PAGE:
Frequently Asked Questions
What is Careerforce’s role in pay equity from January 2020?
Until 31 December 2019, the Government tasked Careerforce with the role of assessing care and support qualifications for pay equity purposes. This is because we are the Industry Training Organisation for the Health and Wellbeing sectors and the Government-appointed body that sets skill standards, develops and facilitates achievement of NZQA qualifications across all our sectors.
From January 2020, we are no longer be accepting new applications for qualification equivalency assessment (for pay equity purposes). All applications received by this date are expected to be completed and outcomes notified before 31 March 2020. Qualifications assessed to date are listed here and will continue to be updated until 31 March 2020. Beyond 31 March 2020, this list of qualification equivalencies is final, but will remain available for visibility.
For the aged care and support settlement, why didn’t Careerforce consult with the sector before making decisions on qualification equivalencies?
Because there was nothing to consult and decide upon – under the legislation, there is no discretion. We assess other qualifications for equivalence against the Health and Wellbeing qualifications. To do this we compare whether or not the learning outcomes, credit values and levels are a match for Health and Wellbeing qualifications at Levels 2,3, or 4.
We are involved because we developed the Health and Wellbeing qualifications under the supervision of NZQA and we are audited by NZQA to ensure we are complicit and compliant with NZQA rules.
What is Careerforce doing to inform employers about qualification assessment outcomes?
Careerforce are aware of the pressures faced by our workplaces and we’re providing support in a number of ways:
- A regular newsletter is circulated to workplaces with updates and information
- A qualification assessment team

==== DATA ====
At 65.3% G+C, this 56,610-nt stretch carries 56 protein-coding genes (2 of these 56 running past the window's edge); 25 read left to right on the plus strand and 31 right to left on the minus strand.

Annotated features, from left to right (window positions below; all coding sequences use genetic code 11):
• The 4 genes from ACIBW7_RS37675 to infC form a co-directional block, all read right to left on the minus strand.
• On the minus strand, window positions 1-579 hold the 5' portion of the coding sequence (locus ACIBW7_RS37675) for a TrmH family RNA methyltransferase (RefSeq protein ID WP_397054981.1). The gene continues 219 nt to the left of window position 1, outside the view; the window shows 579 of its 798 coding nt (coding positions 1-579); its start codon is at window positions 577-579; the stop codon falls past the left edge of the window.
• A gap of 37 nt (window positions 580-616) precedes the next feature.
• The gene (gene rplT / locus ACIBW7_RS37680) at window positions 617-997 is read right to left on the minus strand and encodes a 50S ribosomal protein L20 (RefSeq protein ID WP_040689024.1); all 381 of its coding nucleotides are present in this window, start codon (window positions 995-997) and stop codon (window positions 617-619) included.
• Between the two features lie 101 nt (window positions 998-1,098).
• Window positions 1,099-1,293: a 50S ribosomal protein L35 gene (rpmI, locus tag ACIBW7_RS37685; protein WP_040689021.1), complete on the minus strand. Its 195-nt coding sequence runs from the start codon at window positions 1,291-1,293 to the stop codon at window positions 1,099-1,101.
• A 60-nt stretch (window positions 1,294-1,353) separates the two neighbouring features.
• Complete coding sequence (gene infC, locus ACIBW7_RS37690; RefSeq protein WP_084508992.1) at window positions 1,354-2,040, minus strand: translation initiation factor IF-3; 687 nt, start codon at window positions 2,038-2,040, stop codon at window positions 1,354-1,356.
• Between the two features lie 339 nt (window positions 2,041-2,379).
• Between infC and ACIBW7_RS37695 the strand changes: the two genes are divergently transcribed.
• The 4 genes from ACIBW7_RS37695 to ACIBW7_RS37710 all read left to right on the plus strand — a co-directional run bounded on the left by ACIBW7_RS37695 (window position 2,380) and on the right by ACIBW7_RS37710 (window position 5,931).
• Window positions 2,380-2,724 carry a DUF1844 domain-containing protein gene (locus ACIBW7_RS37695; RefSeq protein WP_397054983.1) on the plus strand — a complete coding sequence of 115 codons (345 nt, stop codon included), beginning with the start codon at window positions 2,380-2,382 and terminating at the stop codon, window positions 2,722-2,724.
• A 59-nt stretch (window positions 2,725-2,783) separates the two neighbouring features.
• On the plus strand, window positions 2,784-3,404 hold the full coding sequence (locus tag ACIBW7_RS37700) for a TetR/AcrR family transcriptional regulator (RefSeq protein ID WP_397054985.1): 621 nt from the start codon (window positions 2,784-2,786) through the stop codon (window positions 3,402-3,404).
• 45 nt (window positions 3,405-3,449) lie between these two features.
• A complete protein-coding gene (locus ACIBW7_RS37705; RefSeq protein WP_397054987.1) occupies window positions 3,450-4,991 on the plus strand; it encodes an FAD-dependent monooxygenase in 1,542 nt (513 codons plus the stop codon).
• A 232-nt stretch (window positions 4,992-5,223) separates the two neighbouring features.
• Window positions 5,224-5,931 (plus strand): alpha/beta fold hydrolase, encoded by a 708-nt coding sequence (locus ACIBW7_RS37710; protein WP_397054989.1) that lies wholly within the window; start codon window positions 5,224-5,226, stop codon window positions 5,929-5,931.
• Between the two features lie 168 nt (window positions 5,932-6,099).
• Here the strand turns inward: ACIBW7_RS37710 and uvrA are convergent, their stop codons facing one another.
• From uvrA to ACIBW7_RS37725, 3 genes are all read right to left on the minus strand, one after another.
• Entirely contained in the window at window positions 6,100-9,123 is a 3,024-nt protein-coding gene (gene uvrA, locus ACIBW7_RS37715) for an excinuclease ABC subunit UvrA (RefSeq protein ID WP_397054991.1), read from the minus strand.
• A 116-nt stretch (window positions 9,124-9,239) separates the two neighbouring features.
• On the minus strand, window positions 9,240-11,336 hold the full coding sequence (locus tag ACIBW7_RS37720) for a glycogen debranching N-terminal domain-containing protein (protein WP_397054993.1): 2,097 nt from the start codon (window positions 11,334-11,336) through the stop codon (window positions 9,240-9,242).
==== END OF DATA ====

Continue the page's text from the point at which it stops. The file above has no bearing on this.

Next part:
- A commitment to advise employers of updates to qualification equivalencies before they are published on our website
- A list of equivalent and non-equivalent qualifications on our website that is being regularly updated as assessments are complete
- Training solutions to fill any gaps your staff may have
How did Careerforce sort out the equivalency process for overseas nursing qualifications?
NZQA set the rules and audit/monitor Careerforce and they’re very strict about it. NZQA have assessed the qualified nurses and said that nursing degrees from the 5 countries (Australia, South Africa, the UK, the Philippines and India) are equivalent to a Level 7 qualification on the New Zealand framework. Other nursing qualifications from these countries are equivalent to at least a Level 4.
When assessing against the Health and Wellbeing qualifications we found that these overseas nursing qualifications do not meet the condition of the Level 4 qualification to consider, respect and honour the history of Māori as tangata whenua. So even though NZQA said they were equivalent to at least Level 4, they actually need to complete this missing requirement for the specific Health and Wellbeing qualification. They can do this through study at other education providers within New Zealand or through Careerforce by completing the two specified unit standards.